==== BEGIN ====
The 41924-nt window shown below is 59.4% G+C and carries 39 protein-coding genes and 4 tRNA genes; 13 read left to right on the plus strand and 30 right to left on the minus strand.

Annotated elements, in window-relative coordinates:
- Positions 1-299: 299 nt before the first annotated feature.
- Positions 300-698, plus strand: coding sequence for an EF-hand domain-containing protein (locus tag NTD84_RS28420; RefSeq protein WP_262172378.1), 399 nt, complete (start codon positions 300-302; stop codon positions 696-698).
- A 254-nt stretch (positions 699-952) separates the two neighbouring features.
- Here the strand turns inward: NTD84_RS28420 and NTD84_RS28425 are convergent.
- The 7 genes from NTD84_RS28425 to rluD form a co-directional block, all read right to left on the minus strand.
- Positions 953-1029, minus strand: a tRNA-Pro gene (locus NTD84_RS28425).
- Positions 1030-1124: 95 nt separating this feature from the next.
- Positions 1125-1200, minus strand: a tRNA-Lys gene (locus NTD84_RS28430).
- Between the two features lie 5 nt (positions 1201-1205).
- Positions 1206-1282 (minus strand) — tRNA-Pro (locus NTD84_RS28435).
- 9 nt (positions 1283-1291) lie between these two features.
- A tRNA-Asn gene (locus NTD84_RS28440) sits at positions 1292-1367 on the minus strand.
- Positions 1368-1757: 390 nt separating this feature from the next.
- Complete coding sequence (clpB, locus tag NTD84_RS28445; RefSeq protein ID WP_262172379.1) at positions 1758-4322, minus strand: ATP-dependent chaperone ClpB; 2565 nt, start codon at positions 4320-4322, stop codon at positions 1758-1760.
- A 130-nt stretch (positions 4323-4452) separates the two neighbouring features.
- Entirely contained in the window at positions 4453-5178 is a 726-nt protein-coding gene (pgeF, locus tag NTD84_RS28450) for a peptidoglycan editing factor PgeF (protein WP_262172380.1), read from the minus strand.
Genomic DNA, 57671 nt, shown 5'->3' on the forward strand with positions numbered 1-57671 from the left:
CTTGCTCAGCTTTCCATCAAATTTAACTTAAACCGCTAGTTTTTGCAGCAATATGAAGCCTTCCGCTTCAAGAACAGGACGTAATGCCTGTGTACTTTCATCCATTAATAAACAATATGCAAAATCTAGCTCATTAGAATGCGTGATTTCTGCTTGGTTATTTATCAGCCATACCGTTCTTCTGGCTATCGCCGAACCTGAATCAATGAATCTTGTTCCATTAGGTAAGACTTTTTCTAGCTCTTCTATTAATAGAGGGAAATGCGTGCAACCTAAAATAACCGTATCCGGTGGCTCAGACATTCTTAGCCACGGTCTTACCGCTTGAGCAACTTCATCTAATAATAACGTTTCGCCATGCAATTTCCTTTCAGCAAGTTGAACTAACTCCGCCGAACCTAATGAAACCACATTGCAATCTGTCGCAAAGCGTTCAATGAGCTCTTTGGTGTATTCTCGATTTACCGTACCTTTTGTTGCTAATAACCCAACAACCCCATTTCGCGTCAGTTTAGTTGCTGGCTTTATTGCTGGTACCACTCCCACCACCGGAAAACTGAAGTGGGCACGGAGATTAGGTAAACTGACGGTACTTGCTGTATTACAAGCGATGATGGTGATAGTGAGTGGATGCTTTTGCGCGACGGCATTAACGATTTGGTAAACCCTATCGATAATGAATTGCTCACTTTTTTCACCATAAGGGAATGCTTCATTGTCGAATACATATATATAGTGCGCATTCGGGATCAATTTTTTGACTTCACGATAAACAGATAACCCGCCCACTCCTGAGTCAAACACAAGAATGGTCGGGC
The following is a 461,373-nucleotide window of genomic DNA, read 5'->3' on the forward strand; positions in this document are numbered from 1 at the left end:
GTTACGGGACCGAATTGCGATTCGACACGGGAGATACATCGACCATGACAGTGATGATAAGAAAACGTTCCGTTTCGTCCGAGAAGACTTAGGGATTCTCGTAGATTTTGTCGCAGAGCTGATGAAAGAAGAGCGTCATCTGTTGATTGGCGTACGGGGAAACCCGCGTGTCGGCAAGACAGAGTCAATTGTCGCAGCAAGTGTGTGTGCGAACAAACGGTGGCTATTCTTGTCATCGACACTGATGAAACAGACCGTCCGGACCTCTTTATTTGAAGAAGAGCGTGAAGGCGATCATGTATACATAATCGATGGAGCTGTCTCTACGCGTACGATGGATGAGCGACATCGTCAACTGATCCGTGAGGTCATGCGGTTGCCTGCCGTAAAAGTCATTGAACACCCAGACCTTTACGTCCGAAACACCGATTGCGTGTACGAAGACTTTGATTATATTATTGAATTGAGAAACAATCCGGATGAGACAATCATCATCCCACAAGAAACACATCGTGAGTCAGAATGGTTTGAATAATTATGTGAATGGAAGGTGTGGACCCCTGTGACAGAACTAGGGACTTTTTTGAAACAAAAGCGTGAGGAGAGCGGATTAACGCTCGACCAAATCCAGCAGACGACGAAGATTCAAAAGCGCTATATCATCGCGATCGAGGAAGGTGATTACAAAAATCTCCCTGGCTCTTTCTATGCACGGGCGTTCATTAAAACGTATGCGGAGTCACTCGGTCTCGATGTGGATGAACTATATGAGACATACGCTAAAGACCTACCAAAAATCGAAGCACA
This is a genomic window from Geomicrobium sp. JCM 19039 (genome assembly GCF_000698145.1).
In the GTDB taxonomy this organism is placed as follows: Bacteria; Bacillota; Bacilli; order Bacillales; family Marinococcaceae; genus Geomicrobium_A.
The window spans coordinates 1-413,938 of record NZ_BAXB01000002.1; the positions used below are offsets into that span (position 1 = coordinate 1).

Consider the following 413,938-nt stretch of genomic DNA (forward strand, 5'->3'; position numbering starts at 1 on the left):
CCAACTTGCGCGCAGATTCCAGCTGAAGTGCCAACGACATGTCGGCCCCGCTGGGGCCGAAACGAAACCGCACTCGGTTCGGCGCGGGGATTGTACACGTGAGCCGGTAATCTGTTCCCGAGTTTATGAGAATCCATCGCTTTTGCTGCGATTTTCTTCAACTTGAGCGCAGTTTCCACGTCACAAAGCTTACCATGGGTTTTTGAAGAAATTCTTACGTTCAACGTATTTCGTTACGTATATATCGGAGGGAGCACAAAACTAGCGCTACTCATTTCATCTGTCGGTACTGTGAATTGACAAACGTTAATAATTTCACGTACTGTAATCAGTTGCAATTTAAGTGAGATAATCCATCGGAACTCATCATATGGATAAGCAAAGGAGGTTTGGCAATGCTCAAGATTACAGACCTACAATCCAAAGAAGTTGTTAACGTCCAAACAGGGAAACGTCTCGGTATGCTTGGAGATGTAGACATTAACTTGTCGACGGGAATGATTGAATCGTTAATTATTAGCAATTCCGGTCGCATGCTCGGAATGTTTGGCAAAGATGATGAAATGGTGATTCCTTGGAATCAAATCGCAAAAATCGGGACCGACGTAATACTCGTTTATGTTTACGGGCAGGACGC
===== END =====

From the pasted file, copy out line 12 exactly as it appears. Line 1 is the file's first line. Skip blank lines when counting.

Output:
- Positions 1206-1282 (minus strand) — tRNA-Pro (locus NTD84_RS28435).